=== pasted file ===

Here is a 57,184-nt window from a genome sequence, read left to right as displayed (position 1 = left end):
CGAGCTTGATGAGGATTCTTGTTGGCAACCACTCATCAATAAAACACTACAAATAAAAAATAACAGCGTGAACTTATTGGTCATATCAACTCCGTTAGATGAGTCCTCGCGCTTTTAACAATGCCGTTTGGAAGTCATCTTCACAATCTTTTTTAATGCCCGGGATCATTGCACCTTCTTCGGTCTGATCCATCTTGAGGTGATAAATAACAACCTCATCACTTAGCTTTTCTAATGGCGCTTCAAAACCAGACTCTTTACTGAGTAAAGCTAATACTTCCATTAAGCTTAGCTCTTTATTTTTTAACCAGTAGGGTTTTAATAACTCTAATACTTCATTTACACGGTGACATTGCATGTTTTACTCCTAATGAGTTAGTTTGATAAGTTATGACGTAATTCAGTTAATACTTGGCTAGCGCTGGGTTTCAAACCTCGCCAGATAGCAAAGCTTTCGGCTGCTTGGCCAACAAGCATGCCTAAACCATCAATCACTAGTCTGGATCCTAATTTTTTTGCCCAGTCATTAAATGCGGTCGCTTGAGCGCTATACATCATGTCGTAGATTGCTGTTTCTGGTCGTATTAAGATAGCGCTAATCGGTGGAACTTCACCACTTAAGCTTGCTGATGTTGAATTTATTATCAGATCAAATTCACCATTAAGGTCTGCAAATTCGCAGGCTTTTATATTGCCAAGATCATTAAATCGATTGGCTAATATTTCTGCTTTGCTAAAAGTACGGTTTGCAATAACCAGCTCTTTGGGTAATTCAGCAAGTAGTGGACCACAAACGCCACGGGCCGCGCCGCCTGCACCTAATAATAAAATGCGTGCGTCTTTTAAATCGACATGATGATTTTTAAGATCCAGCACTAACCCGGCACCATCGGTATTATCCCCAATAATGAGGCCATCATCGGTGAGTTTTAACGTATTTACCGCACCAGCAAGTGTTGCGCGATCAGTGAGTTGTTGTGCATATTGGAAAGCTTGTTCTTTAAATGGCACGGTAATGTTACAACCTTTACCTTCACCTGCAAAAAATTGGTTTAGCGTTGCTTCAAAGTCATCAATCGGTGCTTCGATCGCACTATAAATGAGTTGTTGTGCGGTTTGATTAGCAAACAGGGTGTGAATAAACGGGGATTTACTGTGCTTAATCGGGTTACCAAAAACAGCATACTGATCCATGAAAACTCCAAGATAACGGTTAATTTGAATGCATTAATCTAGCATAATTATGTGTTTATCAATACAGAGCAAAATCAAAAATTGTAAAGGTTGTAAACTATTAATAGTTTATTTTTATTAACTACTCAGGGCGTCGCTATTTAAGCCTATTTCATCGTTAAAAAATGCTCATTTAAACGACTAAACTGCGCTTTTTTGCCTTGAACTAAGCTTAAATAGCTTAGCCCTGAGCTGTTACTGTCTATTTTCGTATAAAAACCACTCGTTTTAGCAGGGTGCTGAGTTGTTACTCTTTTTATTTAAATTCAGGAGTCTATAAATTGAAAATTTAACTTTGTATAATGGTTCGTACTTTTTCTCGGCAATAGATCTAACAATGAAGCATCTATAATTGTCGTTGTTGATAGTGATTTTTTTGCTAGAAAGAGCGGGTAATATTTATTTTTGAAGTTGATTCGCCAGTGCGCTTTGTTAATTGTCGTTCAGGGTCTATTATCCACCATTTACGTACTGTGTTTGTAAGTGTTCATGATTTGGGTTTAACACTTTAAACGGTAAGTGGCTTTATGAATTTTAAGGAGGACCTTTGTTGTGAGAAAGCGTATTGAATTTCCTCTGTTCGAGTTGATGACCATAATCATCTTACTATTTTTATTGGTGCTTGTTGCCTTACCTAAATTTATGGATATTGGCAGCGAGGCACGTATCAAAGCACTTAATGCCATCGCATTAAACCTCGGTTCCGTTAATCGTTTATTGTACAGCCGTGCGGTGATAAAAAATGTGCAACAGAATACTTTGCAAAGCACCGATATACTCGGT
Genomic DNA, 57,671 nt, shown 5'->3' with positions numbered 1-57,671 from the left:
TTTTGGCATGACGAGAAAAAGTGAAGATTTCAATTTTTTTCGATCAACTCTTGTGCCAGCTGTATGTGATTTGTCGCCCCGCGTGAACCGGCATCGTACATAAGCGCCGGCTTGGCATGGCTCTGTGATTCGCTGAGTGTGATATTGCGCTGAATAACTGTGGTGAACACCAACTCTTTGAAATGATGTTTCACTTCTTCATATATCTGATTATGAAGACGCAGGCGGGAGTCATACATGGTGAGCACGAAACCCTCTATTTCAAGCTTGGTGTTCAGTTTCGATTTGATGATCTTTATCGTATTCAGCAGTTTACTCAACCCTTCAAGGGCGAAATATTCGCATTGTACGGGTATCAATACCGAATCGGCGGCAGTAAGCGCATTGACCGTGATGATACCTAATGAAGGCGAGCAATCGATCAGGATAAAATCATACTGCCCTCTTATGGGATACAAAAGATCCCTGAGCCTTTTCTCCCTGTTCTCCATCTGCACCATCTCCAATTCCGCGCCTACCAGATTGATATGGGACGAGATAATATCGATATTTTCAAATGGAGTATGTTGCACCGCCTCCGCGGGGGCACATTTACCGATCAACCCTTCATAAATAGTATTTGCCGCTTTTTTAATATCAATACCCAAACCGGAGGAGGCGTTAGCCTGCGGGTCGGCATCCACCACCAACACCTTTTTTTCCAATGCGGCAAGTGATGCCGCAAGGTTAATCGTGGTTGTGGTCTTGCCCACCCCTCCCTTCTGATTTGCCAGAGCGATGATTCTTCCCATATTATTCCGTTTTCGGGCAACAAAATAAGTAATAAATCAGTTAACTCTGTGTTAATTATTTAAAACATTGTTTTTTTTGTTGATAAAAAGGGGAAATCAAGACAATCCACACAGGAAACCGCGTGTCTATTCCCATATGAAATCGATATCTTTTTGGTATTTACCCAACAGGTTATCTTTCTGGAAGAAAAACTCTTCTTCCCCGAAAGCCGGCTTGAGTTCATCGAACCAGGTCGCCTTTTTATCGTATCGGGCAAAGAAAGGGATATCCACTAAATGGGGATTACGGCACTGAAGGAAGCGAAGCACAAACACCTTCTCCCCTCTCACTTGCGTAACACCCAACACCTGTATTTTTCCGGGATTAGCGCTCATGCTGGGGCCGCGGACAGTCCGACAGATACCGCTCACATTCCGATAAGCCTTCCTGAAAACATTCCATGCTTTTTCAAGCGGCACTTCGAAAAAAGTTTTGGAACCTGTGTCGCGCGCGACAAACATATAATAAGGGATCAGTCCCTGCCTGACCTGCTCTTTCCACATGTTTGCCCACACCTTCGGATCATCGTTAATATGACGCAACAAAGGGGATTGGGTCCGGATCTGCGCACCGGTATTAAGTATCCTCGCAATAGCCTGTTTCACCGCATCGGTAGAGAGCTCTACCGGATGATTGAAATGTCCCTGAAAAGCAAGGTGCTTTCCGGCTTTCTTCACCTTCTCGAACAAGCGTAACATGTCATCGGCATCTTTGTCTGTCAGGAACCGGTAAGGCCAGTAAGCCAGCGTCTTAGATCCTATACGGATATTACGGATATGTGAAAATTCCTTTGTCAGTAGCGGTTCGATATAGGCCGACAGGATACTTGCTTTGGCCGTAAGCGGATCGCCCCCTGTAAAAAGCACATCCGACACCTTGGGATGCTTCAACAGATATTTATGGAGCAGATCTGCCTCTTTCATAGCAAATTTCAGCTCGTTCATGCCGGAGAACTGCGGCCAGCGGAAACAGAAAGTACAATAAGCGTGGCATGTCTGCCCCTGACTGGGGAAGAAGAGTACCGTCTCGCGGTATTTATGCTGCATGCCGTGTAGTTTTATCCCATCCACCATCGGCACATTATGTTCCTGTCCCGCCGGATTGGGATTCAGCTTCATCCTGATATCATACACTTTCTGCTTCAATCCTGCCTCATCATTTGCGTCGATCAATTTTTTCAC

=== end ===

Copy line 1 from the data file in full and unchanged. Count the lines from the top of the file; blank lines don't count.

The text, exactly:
Here is a 57,184-nt window from a genome sequence, read left to right as displayed (position 1 = left end):